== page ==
The Odysseus Crater dominates this view of Saturn's moon Tethys.
The impact basin stretches 450 kilometers, or 280 miles, across Tethys which is itself 1,062 kilometers, or 660 miles, across. See PIA07693 to learn more.
Lit terrain seen here is on the leading hemisphere of Tethys. This view looks toward the moon's north pole which lies on the terminator above the crater in this image. The image was taken in visible light with the Cassini spacecraft narrow-angle camera on May 14, 2009. The view was obtained at a distance of approximately 1.3 million kilometers (807,000 miles) from Tethys and at a Sun-Tethys-spacecraft, or phase, angle of 60 degrees. Image scale is 8 kilometers (5 miles) per pixel.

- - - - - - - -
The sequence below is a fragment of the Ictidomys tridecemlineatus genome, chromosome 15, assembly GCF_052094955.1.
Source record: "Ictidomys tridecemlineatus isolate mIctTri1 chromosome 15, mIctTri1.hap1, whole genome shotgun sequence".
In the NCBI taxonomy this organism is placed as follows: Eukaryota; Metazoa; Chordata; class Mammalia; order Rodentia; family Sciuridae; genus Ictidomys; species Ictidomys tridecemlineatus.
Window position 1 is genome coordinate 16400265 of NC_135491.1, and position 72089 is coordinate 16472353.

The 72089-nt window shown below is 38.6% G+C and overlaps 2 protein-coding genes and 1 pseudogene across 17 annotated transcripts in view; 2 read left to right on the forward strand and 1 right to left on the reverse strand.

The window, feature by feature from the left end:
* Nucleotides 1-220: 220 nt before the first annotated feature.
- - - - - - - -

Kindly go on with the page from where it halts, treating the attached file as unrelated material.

The Cassini Equinox Mission is a joint United States and European endeavor. The Jet Propulsion Laboratory, a division of the California Institute of Technology in Pasadena, manages the mission for NASA's Science Mission Directorate, Washington, D.C. The Cassini orbiter was designed, developed and assembled at JPL. The imaging team consists of scientists from the US, England, France, and Germany. The imaging operations center and team lead (Dr. C. Porco) are based at the Space Science Institute in Boulder, Colo.